I was up in New York City the other day, and the visit made me wonder if the entire world has invisible connections to George Meade, if only you know where to find them. While my wife visited foodie heaven of the Eataly in the Flatiron District, I wandered around the neighborhood where, much to my surprise, I discovered the granite obelisk that rises above the gravesite of Major General William Worth at the aptly named Worth Square.
The tall column bore the names of the various battles in which Worth fought, starting with the War of 1812’s battles of Lundy’s Lane and Chippawa. It also included the names of several battles from the Mexican-American War, including Monterrey. That’s why I knew Worth’s name—because George Meade fought with Worth during the Mexican-American War.
Like Meade, Worth served with Zachary Taylor’s army. During the long buildup to war Worth became involved in a testy fight over the status of his brevet rank. A brevet rank is purely honorary, the equivalent of the government’s pat on the back for a job well done. Meade once described a brevet as a “fictitious rank.” A colonel who gets a brevet promotion to general is technically still a colonel. Colonel Worth received the brevet rank of brigadier general for his service in the Seminole War in Florida. Colonel David Twiggs did not have a brevet rank but his rank as colonel predated Worth’s. Worth insisted his brevet made him senior to Twiggs. “The question then arose who would command in case of the death of General Taylor, and after much discussion and excitement, numerous petitions were sent to the President and Congress, and finally the President made a decision adverse to the brevet,” Meade explained in a letter to his wife. Worth resigned from the army in a huff and set off on the long trip back to Washington to complain.
Meade believed Worth’s actions were “most ill-judged and unfortunate” and that he should have waited until all possibilities of conflict had passed before leaving. “There are many points in General Worth’s character that I admire exceedingly,” Meade wrote. “He is a gallant and brave soldier, but he wants ordinary judgment; he is irritable and deficient in self-command.” (One could apply those last complaints to Meade—and some people did.)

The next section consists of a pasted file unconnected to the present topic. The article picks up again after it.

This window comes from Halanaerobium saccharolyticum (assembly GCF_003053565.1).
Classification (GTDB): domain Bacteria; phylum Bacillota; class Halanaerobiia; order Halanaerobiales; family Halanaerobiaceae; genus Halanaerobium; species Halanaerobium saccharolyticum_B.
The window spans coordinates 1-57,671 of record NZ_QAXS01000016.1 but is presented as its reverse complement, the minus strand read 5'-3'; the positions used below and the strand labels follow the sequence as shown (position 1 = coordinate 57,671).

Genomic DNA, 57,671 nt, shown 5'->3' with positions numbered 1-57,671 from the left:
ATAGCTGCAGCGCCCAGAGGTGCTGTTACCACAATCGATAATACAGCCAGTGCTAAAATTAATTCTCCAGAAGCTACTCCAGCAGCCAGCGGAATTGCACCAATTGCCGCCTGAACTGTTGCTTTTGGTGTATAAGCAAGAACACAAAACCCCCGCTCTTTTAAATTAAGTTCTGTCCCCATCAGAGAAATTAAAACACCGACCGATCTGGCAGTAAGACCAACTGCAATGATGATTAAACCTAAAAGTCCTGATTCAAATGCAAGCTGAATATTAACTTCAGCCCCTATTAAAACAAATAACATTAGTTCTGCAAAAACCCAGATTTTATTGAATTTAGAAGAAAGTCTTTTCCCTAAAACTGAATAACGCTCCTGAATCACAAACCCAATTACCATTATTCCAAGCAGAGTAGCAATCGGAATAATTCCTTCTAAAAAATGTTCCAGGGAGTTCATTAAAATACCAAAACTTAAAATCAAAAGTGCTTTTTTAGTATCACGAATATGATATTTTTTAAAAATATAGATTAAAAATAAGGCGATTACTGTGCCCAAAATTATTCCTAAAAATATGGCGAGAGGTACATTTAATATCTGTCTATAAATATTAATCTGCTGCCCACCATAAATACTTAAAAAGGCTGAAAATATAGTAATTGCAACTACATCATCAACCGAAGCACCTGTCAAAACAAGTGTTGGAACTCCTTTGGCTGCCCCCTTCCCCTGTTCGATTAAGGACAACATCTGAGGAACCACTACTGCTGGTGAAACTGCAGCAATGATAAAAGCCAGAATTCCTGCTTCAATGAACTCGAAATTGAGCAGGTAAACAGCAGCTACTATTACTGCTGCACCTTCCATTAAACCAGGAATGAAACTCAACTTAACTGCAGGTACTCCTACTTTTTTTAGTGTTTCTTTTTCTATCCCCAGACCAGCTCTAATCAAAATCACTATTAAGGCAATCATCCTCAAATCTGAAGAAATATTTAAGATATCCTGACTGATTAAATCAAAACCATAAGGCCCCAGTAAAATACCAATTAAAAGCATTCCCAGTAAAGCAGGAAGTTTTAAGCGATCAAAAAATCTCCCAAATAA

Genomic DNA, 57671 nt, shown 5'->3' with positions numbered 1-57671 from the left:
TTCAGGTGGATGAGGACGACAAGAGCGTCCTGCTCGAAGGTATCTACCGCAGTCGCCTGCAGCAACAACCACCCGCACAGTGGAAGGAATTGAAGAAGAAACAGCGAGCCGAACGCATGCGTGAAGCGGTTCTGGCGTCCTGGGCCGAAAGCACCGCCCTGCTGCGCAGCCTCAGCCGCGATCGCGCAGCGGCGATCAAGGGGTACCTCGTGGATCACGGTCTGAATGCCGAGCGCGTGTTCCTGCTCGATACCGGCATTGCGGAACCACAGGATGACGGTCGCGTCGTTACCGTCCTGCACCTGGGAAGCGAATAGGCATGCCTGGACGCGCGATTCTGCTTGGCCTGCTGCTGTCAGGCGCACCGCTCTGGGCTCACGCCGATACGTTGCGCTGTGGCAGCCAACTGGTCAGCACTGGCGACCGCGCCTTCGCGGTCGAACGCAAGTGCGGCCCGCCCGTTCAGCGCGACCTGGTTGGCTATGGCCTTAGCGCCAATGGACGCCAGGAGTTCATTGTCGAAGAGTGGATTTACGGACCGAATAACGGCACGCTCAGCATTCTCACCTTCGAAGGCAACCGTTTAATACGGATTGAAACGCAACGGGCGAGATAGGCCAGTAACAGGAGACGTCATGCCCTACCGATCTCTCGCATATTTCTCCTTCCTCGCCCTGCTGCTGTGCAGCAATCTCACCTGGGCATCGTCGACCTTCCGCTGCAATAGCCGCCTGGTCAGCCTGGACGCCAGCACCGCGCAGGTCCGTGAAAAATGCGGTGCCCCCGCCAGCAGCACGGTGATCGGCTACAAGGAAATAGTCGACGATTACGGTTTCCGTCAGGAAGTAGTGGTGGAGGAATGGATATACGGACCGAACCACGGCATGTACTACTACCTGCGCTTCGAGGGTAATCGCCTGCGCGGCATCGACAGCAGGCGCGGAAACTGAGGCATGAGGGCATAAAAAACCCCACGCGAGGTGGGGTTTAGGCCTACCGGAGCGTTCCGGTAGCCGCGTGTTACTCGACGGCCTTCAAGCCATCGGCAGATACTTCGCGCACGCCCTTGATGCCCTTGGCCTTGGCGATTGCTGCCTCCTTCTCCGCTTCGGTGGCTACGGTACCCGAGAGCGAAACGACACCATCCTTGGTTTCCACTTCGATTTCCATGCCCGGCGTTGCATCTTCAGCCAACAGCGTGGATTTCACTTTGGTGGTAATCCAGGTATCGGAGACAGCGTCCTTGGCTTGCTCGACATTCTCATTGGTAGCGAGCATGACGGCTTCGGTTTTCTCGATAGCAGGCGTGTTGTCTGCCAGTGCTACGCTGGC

Fortunately for Worth, the war with Mexico unfolded very slowly. He managed to reach Washington, repent his decision, and return to Mexico before Taylor was ready to advance on Monterrey. (He did, however miss the battles of Palo Alto and Resaca de la Palma.) Meade was assigned to accompany the general to build a depot at Seralvo, Mexico, on the route Taylor’s army would be taking from Camargo to Monterrey. He did not want to leave Taylor, but later admitted to his wife that he had been “agreeably disappointed in my service with General Worth, having been treated with all possible courtesy and kindness, and I hope I shall remain with him so long as he is in the advance.”
In fact, Meade was back with Worth’s command during the fighting for Monterrey. Unlike Meade, who got sent home, Worth fought all the way to Mexico City. (He then fought with General Winfield Scott, with the two generals, once fast friends, filing charges and countercharges against each other.) Worth died in San Antonio in 1849 while commanding the army’s Department of Texas. His body was reinterred in New York City in 1857. The historical marker on the cast-iron fence informed me this is the city’s second oldest monument (the oldest being the George Washington at Union Square). It is also one of only two monuments in the city that are also mausoleums, the other one being Ulysses S. Grant’s tomb. Meade, of course, served with both men.
When I rounded the corner in New York City and came face-to-face with this memorial to General Worth, I felt like I had suddenly bumped into an old acquaintance. I took out my camera phone and was snapping some photos when a white-bearded man, his face red from the sun and a large camera bag hanging from his shoulder, approached me. “So you’re interested in General Worth, are you?” he asked.
I told him I was actually more interested in George Meade and explained that Meade had known Worth during the Mexican War. We then had a nice chat about Worth and war and cannons and all sorts of things. Turns out my new friend was working on a history of the army’s Fort Slocum in New Rochelle, New York. “Ah! Named after one of Meade’s corps commanders!” I said.
“It’s all gone now,” he told me. Still, we agreed that history is all around us—you just need to know where to look. And when you find it, don’t be surprised if you also discover a connection to George Gordon Meade.